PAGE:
1.5) Make sure not to draw ANY attention to yourself.

Lawyers (especially when things are going badly) and the judge could kick you out out without warning. I've seen that happen to a couple print reporters and one TV photog. The print reporters were typing loudly during parts of testimony they thought important, and the jury noticed; the judge didn't like that. The TV guy, I didn't see what happened but he was out. 


2) Introduce yourself (or have your producer chat with) the court clerk.

Those people are like ADs... Not really in charge, but actually really in charge. They're way overworked, and in a bad moment can shut you down (as can a judge of course). You want to be their friend.


3) If there's a court AV person, see if you can get a feed from their audio system. Or use a 416.

That'll depend on the AV person and how much access & support your producers have acquired. If you will only be allowed one mic in court (ie- you're stuck in the press box or something), I'd go for your 416 over your 40. You want some sort of "reach" since I'd guess even a small courtroom will be 20x20 and you might not be allowed to actually extend a boom... But I'm just guessing. Will you be able to boom, or will you basdically be handholding a mic while in court?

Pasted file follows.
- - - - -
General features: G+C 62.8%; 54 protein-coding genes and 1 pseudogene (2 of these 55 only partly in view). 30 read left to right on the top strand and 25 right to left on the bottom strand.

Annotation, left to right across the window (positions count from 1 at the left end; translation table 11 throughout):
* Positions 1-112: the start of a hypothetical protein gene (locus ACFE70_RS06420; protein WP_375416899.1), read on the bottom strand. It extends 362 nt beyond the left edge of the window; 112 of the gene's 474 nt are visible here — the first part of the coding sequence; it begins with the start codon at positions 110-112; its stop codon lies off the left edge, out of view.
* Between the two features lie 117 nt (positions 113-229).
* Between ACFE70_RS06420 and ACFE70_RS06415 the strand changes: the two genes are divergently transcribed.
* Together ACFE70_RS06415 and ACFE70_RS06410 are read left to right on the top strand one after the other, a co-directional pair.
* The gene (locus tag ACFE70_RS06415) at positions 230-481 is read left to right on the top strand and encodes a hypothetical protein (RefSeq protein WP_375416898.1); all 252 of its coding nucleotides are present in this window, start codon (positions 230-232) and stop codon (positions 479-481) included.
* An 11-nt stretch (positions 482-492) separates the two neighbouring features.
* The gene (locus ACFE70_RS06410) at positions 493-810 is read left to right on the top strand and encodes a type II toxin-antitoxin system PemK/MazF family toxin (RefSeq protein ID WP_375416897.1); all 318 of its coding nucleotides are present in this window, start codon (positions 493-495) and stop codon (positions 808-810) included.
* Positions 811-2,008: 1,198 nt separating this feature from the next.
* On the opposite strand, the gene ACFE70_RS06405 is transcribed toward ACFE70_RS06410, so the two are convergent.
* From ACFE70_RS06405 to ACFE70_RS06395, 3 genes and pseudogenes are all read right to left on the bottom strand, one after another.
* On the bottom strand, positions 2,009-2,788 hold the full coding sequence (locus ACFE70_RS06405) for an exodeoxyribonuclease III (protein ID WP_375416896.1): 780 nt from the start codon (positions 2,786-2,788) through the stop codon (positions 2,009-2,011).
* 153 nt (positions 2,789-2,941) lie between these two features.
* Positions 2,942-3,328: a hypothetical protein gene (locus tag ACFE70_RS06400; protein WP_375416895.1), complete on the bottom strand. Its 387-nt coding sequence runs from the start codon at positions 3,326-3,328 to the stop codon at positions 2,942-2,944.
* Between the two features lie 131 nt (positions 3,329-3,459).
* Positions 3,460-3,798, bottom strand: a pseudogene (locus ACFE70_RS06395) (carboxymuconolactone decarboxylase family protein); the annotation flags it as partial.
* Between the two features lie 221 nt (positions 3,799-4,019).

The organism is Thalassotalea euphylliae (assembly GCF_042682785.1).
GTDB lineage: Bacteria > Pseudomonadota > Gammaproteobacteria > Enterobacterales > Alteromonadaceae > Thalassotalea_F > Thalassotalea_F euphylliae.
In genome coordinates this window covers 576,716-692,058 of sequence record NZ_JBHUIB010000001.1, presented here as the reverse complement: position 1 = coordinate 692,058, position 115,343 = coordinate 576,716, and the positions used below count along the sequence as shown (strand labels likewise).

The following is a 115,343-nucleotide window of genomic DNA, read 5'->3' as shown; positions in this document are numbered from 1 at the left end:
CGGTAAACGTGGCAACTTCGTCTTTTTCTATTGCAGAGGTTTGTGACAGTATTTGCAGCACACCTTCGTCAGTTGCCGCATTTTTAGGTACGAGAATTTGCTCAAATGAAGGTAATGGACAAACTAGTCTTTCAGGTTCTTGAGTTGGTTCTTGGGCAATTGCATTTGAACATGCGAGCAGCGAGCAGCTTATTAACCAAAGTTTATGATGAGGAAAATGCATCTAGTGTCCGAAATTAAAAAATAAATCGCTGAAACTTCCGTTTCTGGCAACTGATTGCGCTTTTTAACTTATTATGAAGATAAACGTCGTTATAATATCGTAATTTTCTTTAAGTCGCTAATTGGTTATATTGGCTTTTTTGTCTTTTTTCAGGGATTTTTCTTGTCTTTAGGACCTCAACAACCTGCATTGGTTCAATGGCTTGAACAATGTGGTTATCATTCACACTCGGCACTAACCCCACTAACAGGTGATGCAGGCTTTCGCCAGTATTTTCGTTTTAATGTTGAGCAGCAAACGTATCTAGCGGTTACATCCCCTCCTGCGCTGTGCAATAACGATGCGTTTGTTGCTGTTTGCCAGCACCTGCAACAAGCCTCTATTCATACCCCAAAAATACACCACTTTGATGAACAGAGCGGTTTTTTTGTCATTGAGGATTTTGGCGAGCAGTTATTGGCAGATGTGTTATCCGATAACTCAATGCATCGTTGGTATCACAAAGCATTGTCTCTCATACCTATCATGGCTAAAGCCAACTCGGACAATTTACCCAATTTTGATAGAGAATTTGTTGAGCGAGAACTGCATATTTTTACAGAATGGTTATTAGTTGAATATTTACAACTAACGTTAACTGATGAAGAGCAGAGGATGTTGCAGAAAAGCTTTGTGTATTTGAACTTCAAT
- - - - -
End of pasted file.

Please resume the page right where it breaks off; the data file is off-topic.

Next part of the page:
4) The car

Wiring your main subject(s) sounds great, but have a Plan B and Plan C and...On the way to court, factor in not only getting the wire on them, but getting it off. I doubt they'll be able to walk into the building, through security, and into the courtroom while wired; and do you want to be in the picture removing the mic as camera rolls on them leaving the car and entering the building?

And on the way out, if it's been a bad day in court (i.e. - a day when you really want the post-court banter), they may not be up for even five seconds of you clipping a lav to their suit lapel and dropping the TX in the inside pocket. And their lawyer might say, "not today; sorry." So be ready to boom the exterior and have the car already set and rolling. Presume the transition time you'll have will be about 0.5 seconds.

How will you get the sound from the mics in the car to a/your recorder? Will you be in the car? Cool(ish)! If not, do you plan to have the car mics connected to transmitters to send audio to you in a follow car? Or will you drop your/a recorder in the trunk? If you're busy inside and outside the courtroom and you won't be getting in the car, maybe get a few cheap recorders (ala small Zooms or Tascams or the little Tascam lav recorders or something) and tape those to the back of the car seat, to the steering wheel, or wherever. And have a PA turn the recorders on as soon as they know you all are leaving the building. That'll create a headache for you (or someone) at the end of the day and for post, and having a couple TX just feeding RX in your bag will be better.... But if that won't work out, little recorders will let you capture something, esp when the lawyers and subject don't want you or anyone in the car.